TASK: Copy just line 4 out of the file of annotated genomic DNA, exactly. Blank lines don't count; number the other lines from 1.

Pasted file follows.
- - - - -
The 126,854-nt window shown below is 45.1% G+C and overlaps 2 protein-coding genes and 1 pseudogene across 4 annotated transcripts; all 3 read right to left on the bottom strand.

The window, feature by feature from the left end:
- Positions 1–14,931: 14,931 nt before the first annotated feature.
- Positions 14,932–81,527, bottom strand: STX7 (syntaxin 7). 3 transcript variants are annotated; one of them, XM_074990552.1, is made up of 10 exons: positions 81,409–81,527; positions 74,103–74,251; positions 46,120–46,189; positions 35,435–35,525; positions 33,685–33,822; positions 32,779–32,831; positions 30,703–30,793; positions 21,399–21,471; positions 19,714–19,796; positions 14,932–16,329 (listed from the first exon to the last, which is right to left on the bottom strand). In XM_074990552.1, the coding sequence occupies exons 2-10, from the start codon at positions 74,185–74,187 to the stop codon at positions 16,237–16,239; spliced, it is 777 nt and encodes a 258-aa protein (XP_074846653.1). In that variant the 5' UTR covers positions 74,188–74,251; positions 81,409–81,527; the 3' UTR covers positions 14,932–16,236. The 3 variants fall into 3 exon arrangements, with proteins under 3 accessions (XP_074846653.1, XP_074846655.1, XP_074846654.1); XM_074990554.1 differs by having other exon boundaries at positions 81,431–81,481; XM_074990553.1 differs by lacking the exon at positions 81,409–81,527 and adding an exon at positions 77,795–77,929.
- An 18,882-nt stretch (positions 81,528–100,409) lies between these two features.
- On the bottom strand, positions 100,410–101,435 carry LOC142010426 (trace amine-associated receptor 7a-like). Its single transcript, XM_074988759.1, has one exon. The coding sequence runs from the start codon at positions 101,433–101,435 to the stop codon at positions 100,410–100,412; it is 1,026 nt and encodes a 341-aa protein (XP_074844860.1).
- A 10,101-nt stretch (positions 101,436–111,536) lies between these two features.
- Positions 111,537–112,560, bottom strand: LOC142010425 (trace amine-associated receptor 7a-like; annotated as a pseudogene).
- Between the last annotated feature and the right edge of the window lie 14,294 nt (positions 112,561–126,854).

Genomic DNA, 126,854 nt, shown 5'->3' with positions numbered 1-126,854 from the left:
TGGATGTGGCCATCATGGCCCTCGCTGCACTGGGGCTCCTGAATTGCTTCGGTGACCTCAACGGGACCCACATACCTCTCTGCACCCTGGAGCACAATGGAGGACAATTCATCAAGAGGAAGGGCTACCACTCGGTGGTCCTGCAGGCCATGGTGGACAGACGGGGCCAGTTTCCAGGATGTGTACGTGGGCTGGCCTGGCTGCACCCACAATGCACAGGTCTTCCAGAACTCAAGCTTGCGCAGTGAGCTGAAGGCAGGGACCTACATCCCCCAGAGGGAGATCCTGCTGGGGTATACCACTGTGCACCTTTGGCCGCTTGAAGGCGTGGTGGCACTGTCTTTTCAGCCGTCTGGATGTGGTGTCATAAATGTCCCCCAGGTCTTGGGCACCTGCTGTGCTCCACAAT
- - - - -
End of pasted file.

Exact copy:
- Positions 14,932–81,527, bottom strand: STX7 (syntaxin 7). 3 transcript variants are annotated; one of them, XM_074990552.1, is made up of 10 exons: positions 81,409–81,527; positions 74,103–74,251; positions 46,120–46,189; positions 35,435–35,525; positions 33,685–33,822; positions 32,779–32,831; positions 30,703–30,793; positions 21,399–21,471; positions 19,714–19,796; positions 14,932–16,329 (listed from the first exon to the last, which is right to left on the bottom strand). In XM_074990552.1, the coding sequence occupies exons 2-10, from the start codon at positions 74,185–74,187 to the stop codon at positions 16,237–16,239; spliced, it is 777 nt and encodes a 258-aa protein (XP_074846653.1). In that variant the 5' UTR covers positions 74,188–74,251; positions 81,409–81,527; the 3' UTR covers positions 14,932–16,236. The 3 variants fall into 3 exon arrangements, with proteins under 3 accessions (XP_074846653.1, XP_074846655.1, XP_074846654.1); XM_074990554.1 differs by having other exon boundaries at positions 81,431–81,481; XM_074990553.1 differs by lacking the exon at positions 81,409–81,527 and adding an exon at positions 77,795–77,929.